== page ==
A life-size monkey welcomes you at the door, you step in and are surrounded by greenery and, upon seeing the floral and palm tree wallpaper, you can’t help wonder whether you’ve ended up in the jungle.
“It’s to do with light,” explains Nina Wiemer who lives in Hamburg. “I didn’t use a pure green but mixed it with a yellow shade. This reflects the light better and makes the flat appear brighter. A white would create too much shade and too many shades of grey.” Her idea worked out just as she had hoped. For an apartment in the old town, the rooms are very light and there isn’t this feeling of darkness that you often get in the buildings of Palma’s compactly built old town.
Smart design is all part of Nina Wiemer’s daily work. The qualified interior designer has been developing sophisticated stands for big companies for many years, including Siemens and Volkswagen, and for the most important trade shows. The budget for a stand at the IAA (although exhibition site would be a better description as more than 5,000 m² need to be planned) goes into the millions. A challenge that involves more brains than purely creativity. The company brand sets the tone and social trends, and concepts such as “analogue with digital” need to be incorporated into the exhibition.
In the design of her flat she had a great deal more freedom and was able to give freer rein to her imagination. In doing so, she always followed one basic principle that “design needs to occur in context.” With an apartment’s interiors, this could reflect the country’s culture, the building, and the surroundings.
The palm tree wallpaper attempts to bring the outside inside – a palm tree grows from the courtyard into the flat. The idea of incorporating the context is also reflected in the decor with two Miró works adorning the walls above the desk and an ancient Mallorcan olive tree trunk made into a floor lamp. The wallpaper has a further important effect – it breaks up the green and pushes it into the background.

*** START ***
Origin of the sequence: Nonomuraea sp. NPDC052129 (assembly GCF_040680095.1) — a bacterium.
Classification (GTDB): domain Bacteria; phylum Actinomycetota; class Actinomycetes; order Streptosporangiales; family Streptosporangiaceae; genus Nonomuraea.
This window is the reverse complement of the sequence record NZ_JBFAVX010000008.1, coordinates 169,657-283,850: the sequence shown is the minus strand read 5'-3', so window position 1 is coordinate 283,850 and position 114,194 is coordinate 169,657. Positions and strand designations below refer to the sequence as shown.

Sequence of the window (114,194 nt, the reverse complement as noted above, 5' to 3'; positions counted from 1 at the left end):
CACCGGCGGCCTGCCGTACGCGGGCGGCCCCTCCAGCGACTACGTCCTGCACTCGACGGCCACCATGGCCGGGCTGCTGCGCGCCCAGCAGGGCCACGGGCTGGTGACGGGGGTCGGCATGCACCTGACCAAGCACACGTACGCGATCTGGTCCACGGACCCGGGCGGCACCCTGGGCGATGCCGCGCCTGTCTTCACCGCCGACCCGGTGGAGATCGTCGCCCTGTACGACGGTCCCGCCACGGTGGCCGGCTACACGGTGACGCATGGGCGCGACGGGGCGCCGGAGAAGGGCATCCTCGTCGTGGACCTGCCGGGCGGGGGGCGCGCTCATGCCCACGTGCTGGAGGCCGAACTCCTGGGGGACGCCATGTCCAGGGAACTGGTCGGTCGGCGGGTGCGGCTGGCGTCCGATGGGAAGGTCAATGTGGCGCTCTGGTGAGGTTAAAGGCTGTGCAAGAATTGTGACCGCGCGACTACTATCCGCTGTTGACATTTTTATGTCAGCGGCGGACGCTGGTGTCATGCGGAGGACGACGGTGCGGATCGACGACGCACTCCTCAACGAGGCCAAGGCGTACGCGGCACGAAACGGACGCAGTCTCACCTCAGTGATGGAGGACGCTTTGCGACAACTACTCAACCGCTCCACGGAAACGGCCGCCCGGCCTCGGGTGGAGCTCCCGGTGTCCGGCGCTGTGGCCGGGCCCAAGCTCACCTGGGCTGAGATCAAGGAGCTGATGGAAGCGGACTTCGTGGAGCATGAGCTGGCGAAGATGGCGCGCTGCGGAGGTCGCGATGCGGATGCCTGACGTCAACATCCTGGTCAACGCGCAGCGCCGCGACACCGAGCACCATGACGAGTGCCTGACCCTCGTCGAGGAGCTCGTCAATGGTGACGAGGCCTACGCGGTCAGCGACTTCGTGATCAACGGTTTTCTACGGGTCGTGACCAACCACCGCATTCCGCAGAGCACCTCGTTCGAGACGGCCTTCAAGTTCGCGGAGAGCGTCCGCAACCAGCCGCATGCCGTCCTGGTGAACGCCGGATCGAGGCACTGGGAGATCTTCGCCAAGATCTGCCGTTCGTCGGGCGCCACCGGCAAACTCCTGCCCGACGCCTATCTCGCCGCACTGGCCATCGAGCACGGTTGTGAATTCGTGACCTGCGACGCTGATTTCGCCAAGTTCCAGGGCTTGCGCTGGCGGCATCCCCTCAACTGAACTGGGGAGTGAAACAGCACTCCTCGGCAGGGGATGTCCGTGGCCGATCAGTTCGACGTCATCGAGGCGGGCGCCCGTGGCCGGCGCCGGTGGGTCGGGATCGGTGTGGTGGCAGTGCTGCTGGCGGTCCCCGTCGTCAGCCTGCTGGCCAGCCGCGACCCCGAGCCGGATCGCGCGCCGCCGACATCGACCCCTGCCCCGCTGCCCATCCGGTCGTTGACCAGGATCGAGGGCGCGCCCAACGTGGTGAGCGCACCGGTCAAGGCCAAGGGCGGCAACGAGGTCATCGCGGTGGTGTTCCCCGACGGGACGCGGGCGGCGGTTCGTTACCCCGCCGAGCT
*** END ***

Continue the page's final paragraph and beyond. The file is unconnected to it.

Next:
Each room has been given its own style, none resembling the last and each concealing a surprise. “Eclectic,” as she puts it. Nature acts as the main motif and the colours – gold and pink are also frequently used alongside the green – harmonise with each other despite being an unusual combination for a living space.
Nina Wiemer has already been coming to the island for more than 20 years and two years ago she, together with her partner, fulfilled their dream of having a second home on Mallorca. Palma’s historic old town was at the top of the list. They chose the flat in the centre partly because of the capital’s positive development: “The city is buzzing!” she says, “and we didn’t want a holiday home by the sea but to be close to city life.”
The city apartment was her first interior design project. Now she is toying with the idea of working on further interior design projects alongside her design work with brand spaces. In the world of trade fairs and exhibitions, she envisages a rosy future for Mallorca – the new congress centre and the many opportunities of the island attract big companies. “The classic trade fair hall has had its day, people want more of an experience and Mallorca is perfect for this. Here you could offer a test ride on the Mediterranean at a boat show – something which wouldn’t be possible at the boot show in Düsseldorf.”
Anyone seeking inspiration can follow Nina Wiemer on Instagram or on her online magazine. By the way, what was the monkey doing in the flat? “He’s our bouncer,” she laughs.
Photos: Matthias Soeder & Estefanía Durán